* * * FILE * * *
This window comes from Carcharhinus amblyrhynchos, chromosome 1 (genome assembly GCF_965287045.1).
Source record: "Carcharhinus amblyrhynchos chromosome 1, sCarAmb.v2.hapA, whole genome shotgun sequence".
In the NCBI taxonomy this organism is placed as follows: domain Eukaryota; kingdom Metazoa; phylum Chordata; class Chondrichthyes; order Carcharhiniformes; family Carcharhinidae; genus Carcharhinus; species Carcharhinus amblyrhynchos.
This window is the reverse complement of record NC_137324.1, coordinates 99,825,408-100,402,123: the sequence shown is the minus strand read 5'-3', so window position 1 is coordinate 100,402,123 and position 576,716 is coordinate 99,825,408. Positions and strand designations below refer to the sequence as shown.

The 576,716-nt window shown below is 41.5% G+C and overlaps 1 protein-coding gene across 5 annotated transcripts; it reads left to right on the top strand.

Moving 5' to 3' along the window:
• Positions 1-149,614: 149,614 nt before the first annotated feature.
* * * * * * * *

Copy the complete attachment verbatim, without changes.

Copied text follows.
This window comes from Carcharhinus amblyrhynchos, chromosome 1 (genome assembly GCF_965287045.1).
Source record: "Carcharhinus amblyrhynchos chromosome 1, sCarAmb.v2.hapA, whole genome shotgun sequence".
In the NCBI taxonomy this organism is placed as follows: domain Eukaryota; kingdom Metazoa; phylum Chordata; class Chondrichthyes; order Carcharhiniformes; family Carcharhinidae; genus Carcharhinus; species Carcharhinus amblyrhynchos.
This window is the reverse complement of record NC_137324.1, coordinates 99,825,408-100,402,123: the sequence shown is the minus strand read 5'-3', so window position 1 is coordinate 100,402,123 and position 576,716 is coordinate 99,825,408. Positions and strand designations below refer to the sequence as shown.

The 576,716-nt window shown below is 41.5% G+C and overlaps 1 protein-coding gene across 5 annotated transcripts; it reads left to right on the top strand.

Moving 5' to 3' along the window:
• Positions 1-149,614: 149,614 nt before the first annotated feature.